One of Australia's rarest songbirds released to boost wild population-Xinhua

One of Australia's rarest songbirds released to boost wild population

Source: Xinhua| 2022-11-21 09:28:45|Editor: huaxia

SYDNEY, Nov. 21 (Xinhua) -- With the release of 50 conservation-bred regent honeyeaters, the wild population of one of Australia's rarest birds is expected to have a further boost.

The release of the birds on Wonnarua Country in the Lower Hunter Valley, announced on Sunday, was the second large-scale release of conservation-bred regent honeyeaters undertaken by the New South Wales (NSW) government.

"We're releasing conservation-bred birds to boost numbers in the wild as part of a national effort to save this critically endangered species," said NSW Minister for Environment James Griffin.

The regent honeyeater used to flock in thousands from Queensland to South Australia, but now there are only around 300 birds left in the wild.

"We recently learnt that wild regent honeyeaters are losing their song culture because there are fewer older birds for young regent honeyeaters to learn from," said Griffin.

"The ability for the regent honeyeater to sing and call is vital to attracting a mate, and the introduction of the Taronga Zoo-bred birds will give these wild birds the chance to learn their songs again, find mates and ensure the species can survive and thrive into the future."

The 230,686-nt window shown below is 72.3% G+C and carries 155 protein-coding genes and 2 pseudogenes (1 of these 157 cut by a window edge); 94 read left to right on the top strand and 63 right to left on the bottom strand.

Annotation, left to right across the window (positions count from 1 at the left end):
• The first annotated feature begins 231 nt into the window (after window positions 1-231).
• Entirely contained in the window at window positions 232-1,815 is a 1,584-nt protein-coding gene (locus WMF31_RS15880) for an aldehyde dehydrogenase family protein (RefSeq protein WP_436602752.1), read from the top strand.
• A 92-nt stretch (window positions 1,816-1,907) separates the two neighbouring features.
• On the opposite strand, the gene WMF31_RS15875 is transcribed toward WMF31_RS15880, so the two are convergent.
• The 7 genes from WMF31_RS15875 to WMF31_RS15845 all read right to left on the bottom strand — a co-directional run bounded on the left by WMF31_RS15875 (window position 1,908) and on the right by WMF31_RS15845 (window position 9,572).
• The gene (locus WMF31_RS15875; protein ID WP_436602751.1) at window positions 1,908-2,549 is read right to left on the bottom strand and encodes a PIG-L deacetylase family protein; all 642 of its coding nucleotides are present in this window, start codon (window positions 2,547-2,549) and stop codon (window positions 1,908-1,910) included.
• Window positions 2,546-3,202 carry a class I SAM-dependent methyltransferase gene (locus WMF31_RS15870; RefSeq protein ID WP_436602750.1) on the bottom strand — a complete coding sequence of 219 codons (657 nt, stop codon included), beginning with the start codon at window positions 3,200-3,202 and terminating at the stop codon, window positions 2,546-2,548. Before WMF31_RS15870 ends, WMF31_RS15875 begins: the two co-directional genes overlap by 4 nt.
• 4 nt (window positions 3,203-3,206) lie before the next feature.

A total of 39 birds will be monitored for up to 10 weeks by BirdLife Australia to see how they engage and form mixed flocks with the wild birds.

"Monitoring will involve a small radio-tracking crew, following transmitter signals and recording individual bird locations and behavior to understand survival, breeding attempts and dispersal patterns," said Mick Roderick, NSW woodland bird program manager at BirdLife Australia.

With the support of a breeding program, led by Taronga Conservation Society Australia, BirdLife Australia and the NSW government's Saving our Species program, almost 600 regent honeyeaters have been bred at Taronga Zoo Sydney and Taronga Western Plains Zoo since 2000.

To help the zoo-bred regent honeyeaters learn the "love song", they will be housed in aviaries with wild adult birds to be exposed to the wild regent honeyeaters song prior to release.